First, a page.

I’ve been sort of obsessed with thinking about talking about our work outside academia since I first realized that this was going to be my life. A first-gen kid going home and talking about the ways Fox and the second Bush administration were distorting reality, I found myself simultaneously trying to argue politics and explain how I used LexisNexis to prove the points I was making. It was a real mix of ideas and epistemologies, because first I found myself interrupting heated debates by explaining (to equally skeptical but intrigued friends and family) how database searches worked and why an amalgamation of texts, keyword searches, and citations mattered when talking about whether or not members of Hezbollah were good guys or bad guys.
Later on, during my first bout in grad school, in a whiskey-hazed kitchen back home I slipped up and said “It’s like this story this guy Fredric Jameson writes about this fucked up hotel in LA” during a conversation about jobs and real estate in Michigan right before the 2008 debacle. I slurred something about “pretentious shit,” probably apologizing for dropping a citation into conversation with a friend, but had already derailed the night. My boy got it, better than I did really, but we never quite got back to the topic at hand, instead spending the rest of the night talking about why it mattered that somebody else had said something like I was saying and whether it was useful to make abstract connections like Jameson made between the Bonaventure Hotel and finance capital. I just sort of struggled with mashing together ideas and premises and methods and all the rest of it.
So when I sat down with Silvia Federici’s Witches, Witch-Hunting, and Women, I was primed to be excited on multiple levels. Her connection between the historical dispossession of women in the nascent moments of capitalist development with structures that continue to justify misogynistic practices today is stunning in its clarity and importance. But even more important was her note that this small book was intended as a more accessible presentation of her earlier Caliban and the Witch.
Obviously, she’s worlds ahead of me, but it seems like Federici is thinking about how to balance content and epistemologies too. So there’s a lot to learn from this masterful little piece. The early parts of the book introduce readers to atrocities committed on female bodies, fueled by the desire to disempower women during the enclosure of the commons in the first great wave of primitive accumulation of capital. But the structure itself is just as instructive. Federici frames the the first chapter in terms of a series of questions: Why speak of witch hunts again (particularly if new facts or cases are not being introduced)? What proof do we have that witch hunts developed out of the new logic of systematic capitalist expropriation of the commons? Isn’t this argument all a bit circumstantial?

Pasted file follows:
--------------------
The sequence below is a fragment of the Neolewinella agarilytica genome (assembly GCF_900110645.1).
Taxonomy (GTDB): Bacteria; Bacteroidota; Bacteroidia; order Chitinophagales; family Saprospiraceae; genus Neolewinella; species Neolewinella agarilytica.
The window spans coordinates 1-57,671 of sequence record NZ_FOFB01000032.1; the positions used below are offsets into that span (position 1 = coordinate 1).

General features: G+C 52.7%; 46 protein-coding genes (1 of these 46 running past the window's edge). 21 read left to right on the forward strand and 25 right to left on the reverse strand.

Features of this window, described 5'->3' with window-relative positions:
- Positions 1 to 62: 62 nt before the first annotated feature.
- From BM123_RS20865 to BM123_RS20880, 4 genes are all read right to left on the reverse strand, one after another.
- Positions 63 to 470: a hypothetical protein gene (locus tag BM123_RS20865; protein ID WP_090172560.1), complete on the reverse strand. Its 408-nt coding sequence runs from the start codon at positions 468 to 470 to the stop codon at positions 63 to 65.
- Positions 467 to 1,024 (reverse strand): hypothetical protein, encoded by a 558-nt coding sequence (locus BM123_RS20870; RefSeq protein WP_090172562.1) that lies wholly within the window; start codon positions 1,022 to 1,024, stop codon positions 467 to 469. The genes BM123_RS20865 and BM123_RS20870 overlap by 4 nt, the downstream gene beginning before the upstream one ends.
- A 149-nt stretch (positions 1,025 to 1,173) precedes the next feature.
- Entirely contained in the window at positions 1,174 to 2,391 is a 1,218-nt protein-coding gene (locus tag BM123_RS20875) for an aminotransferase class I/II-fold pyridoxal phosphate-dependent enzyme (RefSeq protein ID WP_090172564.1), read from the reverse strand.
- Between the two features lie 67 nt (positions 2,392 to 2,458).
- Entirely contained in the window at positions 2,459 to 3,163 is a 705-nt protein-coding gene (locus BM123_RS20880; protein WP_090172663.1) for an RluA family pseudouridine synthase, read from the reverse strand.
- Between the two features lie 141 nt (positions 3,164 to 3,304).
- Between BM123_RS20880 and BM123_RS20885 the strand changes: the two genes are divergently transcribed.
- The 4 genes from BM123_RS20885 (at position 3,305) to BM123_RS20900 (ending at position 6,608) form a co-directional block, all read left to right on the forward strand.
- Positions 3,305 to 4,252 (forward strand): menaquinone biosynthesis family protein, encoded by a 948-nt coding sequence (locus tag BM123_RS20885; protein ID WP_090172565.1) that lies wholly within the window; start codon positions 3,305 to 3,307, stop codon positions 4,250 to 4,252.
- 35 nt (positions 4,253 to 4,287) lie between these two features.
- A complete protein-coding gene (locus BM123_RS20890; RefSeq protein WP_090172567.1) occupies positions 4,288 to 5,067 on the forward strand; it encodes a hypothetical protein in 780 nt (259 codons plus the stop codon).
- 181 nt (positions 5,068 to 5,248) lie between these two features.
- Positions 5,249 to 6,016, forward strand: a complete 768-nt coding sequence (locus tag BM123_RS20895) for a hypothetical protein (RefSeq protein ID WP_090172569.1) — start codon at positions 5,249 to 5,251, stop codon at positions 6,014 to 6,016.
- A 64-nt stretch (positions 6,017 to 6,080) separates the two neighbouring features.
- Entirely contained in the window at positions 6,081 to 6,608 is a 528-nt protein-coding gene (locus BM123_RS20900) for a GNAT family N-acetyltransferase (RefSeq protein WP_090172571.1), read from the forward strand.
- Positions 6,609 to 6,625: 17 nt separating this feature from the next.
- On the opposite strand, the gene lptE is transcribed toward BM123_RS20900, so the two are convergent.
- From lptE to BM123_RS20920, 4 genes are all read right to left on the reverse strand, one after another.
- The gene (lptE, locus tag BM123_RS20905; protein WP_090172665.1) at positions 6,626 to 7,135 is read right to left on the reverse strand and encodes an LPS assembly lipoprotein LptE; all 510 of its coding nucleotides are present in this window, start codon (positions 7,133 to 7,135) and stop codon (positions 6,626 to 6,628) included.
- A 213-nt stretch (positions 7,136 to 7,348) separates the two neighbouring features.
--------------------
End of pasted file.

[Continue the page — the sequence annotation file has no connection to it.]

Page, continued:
All of these questions lead Federici to teach readers not just what happened, but also how we can understand the method of connecting historical trends that have been so deeply-entrenched in capitalist accumulation that no records exist proving them as such. Her critical reading of historical correlations asks readers to think about how two broad trends that exist at the same moment in the same social space could not be related, and it is that lesson that seems so important to talking to broader audiences about the ongoing historical problem of torturing and murdering women as a means of disciplining new zones of capitalist accumulation. So, when I read
There is undoubtedly a direct relation between many cases of witch-hunting and the process of the ‘enclosures,’ as demonstrated by the social composition of the accused, the charges made against them, and the common characterization of the witch as a poor old woman, living alone, dependent on donations from her neighbors, bitterly resenting her marginalization, and often threatening and cursing those who refused to help her
I find myself wondering not just what readers learn here, but what they learn how to do and how they learn to think about the world. This epistemological education is threaded through the text, as Federici encourages readers to see connections between concurrent phenomena like the violent clearing of lands for mining interests and the purportedly benevolent official development plans authored by the World Bank and IMF. In broad sweeping lists of violent acts perpetrated against women across the globe, Federici includes the violence of predatory “micro-credit” that often leads to catastrophes for those the neoliberal lenders claim to be most interested in helping. Putting atrocities side by side encourages readers to do the same – to think about the logical connections between violent attacks on women occupying the commons and the machinations of the global giants pushing for those commons to be expropriated. It is this rhetorical and epistemological inter-weaving that seems so important in Federici’s book. If I end up in a late night kitchen with any old friends over the holidays, I hope I can manage a bit of the same.